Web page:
In 2008 engineers at Harvard University announced they had built a room temperature semiconductor source of coherent Terahertz radiation. Until then sources had required cryogenic cooling, greatly limiting their use in everyday applications.

Theoretical and technological uses under development

  • Medical imaging:
    • Terahertz radiation is non-ionizing, and thus is not expected to damage tissues and DNA, unlike X-rays. Some frequencies of terahertz radiation can penetrate several millimeters of tissue with low water content (e.g. fatty tissue) and reflect back. Terahertz radiation can also detect differences in water content and density of a tissue. Such methods could allow effective detection of epithelial cancer with a safer and less invasive or painful system using imaging.
    • Some frequencies of terahertz radiation can be used for 3D imaging of teeth and may be more accurate and safer than conventional X-ray imaging in dentistry.
  • Security:
    • Terahertz radiation can penetrate fabrics and plastics, so it can be used in surveillance, such as security screening, to uncover concealed weapons on a person, remotely. This is of particular interest because many materials of interest, such as plastic explosives, have unique spectral "fingerprints" in the terahertz range. This offers the possibility to combine spectral identification with imaging. Passive detection of Terahertz signatures avoid the bodily privacy concerns of other detection by being targeted to a very specific range of materials and objects.
  • Scientific use and imaging:
    • Spectroscopy in terahertz radiation could provide novel information in chemistry and biochemistry.
    • Recently developed methods of THz time-domain spectroscopy (THz TDS) and THz tomography have been shown to be able to perform measurements on, and obtain images of, samples which are opaque in the visible and near-infrared regions of the spectrum. The utility of THz-TDS is limited when the sample is very thin, or has a low absorbance, since it is very difficult to distinguish changes in the THz pulse caused by the sample from those caused by long term fluctuations in the driving laser source or experiment. However, THz-TDS produces radiation that is both coherent and broadband, so such images can contain far more information than a conventional image formed with a single-frequency source.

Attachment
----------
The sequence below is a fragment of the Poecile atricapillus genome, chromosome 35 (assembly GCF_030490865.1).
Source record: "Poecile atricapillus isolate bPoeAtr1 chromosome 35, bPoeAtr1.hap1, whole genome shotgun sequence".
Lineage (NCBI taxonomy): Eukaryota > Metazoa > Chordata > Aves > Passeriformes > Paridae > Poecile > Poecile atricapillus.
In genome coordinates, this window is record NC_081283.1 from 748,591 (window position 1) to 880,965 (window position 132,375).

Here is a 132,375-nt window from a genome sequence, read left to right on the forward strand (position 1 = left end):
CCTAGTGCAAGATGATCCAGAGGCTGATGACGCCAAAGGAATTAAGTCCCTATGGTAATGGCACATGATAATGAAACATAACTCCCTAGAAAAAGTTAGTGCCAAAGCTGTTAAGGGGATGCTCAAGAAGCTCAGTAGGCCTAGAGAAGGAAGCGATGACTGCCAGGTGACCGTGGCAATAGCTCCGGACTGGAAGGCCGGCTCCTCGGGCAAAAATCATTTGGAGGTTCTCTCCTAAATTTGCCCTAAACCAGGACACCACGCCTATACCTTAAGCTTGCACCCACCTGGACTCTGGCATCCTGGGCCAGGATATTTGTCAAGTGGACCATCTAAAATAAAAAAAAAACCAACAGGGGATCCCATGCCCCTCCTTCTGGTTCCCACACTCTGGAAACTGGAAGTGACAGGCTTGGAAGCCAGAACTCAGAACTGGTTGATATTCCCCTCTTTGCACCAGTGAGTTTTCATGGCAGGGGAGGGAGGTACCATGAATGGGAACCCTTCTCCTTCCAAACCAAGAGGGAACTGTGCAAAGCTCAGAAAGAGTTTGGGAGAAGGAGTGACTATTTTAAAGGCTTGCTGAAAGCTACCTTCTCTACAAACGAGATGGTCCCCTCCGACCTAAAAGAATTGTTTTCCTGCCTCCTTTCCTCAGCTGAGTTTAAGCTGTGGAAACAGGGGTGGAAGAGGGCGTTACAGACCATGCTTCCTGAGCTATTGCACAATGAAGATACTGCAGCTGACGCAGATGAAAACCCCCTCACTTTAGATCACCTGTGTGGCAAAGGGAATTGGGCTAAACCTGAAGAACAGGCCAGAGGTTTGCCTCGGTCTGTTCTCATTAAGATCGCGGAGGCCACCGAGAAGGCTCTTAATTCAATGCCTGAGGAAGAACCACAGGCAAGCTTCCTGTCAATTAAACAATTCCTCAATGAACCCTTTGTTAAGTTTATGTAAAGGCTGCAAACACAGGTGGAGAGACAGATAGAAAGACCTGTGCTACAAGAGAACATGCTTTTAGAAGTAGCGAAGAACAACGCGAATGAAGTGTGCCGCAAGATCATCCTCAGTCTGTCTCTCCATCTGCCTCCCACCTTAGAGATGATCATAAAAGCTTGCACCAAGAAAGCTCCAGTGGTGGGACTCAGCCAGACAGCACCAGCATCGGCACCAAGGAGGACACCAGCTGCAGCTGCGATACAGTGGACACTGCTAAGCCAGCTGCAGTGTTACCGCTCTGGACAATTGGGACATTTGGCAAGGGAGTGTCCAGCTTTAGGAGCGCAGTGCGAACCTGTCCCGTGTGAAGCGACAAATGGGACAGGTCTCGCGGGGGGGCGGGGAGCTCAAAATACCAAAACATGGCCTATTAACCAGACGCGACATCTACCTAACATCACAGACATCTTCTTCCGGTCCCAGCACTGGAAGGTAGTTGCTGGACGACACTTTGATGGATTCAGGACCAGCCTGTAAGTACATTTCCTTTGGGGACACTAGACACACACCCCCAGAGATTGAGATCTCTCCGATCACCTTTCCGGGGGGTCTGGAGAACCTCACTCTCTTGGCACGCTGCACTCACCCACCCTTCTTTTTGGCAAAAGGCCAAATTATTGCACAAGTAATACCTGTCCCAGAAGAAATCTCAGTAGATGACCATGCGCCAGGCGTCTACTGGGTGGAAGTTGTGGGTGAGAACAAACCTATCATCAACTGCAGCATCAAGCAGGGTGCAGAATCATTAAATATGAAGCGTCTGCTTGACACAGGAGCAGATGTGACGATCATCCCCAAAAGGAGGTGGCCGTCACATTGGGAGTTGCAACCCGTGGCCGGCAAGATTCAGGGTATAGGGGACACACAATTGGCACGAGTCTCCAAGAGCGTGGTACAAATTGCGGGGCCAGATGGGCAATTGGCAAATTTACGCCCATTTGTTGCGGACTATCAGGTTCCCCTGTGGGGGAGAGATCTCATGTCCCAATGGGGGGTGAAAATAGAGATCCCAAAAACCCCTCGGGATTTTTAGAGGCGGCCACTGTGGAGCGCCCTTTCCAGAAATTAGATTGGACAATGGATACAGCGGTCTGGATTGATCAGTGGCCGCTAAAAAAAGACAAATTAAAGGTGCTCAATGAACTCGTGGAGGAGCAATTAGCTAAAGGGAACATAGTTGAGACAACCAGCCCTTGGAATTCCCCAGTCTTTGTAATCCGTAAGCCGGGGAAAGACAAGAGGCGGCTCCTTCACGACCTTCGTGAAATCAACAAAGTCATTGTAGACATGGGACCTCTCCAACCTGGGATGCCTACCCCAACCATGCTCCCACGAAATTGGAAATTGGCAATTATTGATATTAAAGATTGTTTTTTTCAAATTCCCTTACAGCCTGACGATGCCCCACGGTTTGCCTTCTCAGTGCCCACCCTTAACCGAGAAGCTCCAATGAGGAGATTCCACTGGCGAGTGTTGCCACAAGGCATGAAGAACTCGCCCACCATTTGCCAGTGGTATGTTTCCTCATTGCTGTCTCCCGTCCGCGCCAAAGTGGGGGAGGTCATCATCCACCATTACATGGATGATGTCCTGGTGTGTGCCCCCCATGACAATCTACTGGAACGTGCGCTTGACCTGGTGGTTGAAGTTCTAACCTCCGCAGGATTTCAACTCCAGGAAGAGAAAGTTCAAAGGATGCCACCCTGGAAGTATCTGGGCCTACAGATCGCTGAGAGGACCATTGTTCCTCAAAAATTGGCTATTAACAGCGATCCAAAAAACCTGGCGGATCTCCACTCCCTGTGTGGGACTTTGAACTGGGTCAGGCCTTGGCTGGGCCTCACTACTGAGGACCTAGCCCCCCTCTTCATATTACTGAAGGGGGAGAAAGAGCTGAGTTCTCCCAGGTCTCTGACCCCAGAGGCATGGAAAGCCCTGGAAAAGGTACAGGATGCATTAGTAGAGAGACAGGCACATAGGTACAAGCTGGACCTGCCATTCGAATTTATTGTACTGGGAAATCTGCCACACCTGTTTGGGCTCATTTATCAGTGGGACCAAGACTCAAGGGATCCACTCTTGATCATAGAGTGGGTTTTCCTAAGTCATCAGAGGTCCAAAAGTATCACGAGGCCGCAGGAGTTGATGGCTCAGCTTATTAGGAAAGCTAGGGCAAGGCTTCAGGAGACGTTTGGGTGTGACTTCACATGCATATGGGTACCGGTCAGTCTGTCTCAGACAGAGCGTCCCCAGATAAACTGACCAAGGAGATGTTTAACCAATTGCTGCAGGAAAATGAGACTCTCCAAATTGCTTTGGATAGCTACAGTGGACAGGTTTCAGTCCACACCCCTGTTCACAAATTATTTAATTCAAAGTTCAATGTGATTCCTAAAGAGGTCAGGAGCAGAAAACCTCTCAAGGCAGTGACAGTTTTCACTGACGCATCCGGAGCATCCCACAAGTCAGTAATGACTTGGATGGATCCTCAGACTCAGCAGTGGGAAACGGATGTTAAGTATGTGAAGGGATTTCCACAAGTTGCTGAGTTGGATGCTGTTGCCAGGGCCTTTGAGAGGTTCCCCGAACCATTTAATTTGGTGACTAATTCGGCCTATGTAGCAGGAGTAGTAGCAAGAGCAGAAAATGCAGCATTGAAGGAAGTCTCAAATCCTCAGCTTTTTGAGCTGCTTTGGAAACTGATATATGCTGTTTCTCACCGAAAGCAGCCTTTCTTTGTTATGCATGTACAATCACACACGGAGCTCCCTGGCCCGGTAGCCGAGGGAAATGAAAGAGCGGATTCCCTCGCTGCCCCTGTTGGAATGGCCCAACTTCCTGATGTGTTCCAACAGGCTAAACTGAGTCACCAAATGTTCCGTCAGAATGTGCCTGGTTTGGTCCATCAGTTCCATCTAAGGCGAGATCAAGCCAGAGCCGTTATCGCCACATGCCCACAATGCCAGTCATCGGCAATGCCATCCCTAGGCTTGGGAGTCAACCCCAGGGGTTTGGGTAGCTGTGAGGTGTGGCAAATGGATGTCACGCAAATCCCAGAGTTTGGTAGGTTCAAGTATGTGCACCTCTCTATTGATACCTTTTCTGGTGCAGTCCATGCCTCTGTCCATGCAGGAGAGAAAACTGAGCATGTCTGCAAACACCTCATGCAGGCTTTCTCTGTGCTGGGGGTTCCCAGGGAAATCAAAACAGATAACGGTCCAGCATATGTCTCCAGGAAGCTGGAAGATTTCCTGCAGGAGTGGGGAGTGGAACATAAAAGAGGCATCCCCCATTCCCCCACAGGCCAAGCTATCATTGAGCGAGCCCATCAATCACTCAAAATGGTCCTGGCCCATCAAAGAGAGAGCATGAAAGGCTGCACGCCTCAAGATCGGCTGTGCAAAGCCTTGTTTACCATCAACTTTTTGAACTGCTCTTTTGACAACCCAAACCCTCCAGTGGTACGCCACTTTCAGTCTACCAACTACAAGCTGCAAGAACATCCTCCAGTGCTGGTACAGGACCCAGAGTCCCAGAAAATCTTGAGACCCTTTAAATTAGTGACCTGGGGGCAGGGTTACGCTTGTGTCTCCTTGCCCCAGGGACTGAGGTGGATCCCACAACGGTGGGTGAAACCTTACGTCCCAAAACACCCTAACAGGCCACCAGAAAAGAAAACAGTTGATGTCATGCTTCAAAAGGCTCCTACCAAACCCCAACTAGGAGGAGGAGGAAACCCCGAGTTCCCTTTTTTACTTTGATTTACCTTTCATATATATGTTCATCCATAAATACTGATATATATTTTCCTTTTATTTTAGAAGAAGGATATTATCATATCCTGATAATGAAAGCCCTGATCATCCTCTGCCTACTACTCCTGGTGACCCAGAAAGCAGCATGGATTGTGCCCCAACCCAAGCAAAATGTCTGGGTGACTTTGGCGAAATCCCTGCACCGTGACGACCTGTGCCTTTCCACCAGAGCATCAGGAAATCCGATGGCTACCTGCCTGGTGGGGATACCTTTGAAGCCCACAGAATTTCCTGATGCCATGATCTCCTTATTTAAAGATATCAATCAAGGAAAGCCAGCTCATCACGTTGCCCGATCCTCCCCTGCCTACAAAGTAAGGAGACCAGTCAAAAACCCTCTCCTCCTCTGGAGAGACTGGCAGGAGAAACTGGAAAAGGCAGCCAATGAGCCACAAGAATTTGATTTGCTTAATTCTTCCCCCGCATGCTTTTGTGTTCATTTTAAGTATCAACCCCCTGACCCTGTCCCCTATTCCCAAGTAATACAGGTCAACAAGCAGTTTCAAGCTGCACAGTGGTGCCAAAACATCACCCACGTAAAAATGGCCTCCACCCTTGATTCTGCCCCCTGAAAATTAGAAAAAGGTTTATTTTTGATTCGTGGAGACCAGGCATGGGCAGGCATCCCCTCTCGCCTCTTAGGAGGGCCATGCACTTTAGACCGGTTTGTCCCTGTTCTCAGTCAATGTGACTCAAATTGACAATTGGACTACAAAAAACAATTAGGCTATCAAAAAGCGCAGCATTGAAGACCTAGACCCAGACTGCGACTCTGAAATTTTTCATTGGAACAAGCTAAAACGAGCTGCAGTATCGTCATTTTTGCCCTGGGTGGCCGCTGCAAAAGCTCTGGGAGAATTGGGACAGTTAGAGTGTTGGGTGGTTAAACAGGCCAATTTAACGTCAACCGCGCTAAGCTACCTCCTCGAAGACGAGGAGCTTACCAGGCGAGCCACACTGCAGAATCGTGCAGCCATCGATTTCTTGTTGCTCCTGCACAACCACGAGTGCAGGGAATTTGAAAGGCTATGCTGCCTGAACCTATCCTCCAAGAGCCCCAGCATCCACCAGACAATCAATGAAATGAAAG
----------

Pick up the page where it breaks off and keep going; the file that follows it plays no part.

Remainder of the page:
• A primary use of submillimeter waves in physics is the study of condensed matter in high magnetic fields, since at high fields (over about 15 teslas), the Larmor frequencies are in the submillimeter band. This work is performed at many high-magnetic field laboratories around the world.
    • Submillimetre astronomy.
    • Terahertz radiation could let art historians see murals hidden beneath coats of plaster or paint in centuries-old building, without harming the artwork.
  • Communication:
  • Manufacturing:

Terahertz versus submillimeter waves

The terahertz band, covering the wavelength range between 0.1 and 1 mm, is identical to the submillimeter wavelength band. However, typically, the term "terahertz" is used more often in marketing in relation to generation and detection with pulsed lasers, as in terahertz time domain spectroscopy, while the term "submillimeter" is used for generation and detection with microwave technology, such as harmonic multiplication.

References and notes

Books on millimeter and submillimeter waves and RF optics



See also

External links